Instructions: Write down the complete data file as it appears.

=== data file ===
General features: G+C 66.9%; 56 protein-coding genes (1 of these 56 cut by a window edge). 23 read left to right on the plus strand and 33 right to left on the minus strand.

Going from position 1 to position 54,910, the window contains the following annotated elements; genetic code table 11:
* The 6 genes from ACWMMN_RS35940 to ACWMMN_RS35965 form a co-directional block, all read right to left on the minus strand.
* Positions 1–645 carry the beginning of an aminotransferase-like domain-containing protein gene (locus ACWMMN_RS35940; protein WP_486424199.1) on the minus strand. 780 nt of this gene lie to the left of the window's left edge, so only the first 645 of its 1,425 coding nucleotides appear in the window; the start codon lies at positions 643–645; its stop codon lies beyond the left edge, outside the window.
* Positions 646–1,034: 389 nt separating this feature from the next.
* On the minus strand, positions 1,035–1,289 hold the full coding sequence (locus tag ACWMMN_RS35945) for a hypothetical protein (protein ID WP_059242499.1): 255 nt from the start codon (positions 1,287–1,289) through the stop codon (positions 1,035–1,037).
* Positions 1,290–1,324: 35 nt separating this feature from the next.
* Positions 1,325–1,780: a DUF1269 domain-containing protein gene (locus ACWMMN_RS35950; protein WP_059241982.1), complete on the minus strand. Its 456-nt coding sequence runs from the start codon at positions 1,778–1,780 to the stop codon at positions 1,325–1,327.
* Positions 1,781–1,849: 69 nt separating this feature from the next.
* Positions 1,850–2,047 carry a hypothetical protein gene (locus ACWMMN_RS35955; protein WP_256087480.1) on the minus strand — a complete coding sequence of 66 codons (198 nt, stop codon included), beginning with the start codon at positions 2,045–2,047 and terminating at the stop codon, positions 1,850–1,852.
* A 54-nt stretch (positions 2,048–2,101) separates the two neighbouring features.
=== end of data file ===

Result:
General features: G+C 66.9%; 56 protein-coding genes (1 of these 56 cut by a window edge). 23 read left to right on the plus strand and 33 right to left on the minus strand.

Going from position 1 to position 54,910, the window contains the following annotated elements; genetic code table 11:
* The 6 genes from ACWMMN_RS35940 to ACWMMN_RS35965 form a co-directional block, all read right to left on the minus strand.
* Positions 1–645 carry the beginning of an aminotransferase-like domain-containing protein gene (locus ACWMMN_RS35940; protein WP_486424199.1) on the minus strand. 780 nt of this gene lie to the left of the window's left edge, so only the first 645 of its 1,425 coding nucleotides appear in the window; the start codon lies at positions 643–645; its stop codon lies beyond the left edge, outside the window.
* Positions 646–1,034: 389 nt separating this feature from the next.
* On the minus strand, positions 1,035–1,289 hold the full coding sequence (locus tag ACWMMN_RS35945) for a hypothetical protein (protein ID WP_059242499.1): 255 nt from the start codon (positions 1,287–1,289) through the stop codon (positions 1,035–1,037).
* Positions 1,290–1,324: 35 nt separating this feature from the next.
* Positions 1,325–1,780: a DUF1269 domain-containing protein gene (locus ACWMMN_RS35950; protein WP_059241982.1), complete on the minus strand. Its 456-nt coding sequence runs from the start codon at positions 1,778–1,780 to the stop codon at positions 1,325–1,327.
* Positions 1,781–1,849: 69 nt separating this feature from the next.
* Positions 1,850–2,047 carry a hypothetical protein gene (locus ACWMMN_RS35955; protein WP_256087480.1) on the minus strand — a complete coding sequence of 66 codons (198 nt, stop codon included), beginning with the start codon at positions 2,045–2,047 and terminating at the stop codon, positions 1,850–1,852.
* A 54-nt stretch (positions 2,048–2,101) separates the two neighbouring features.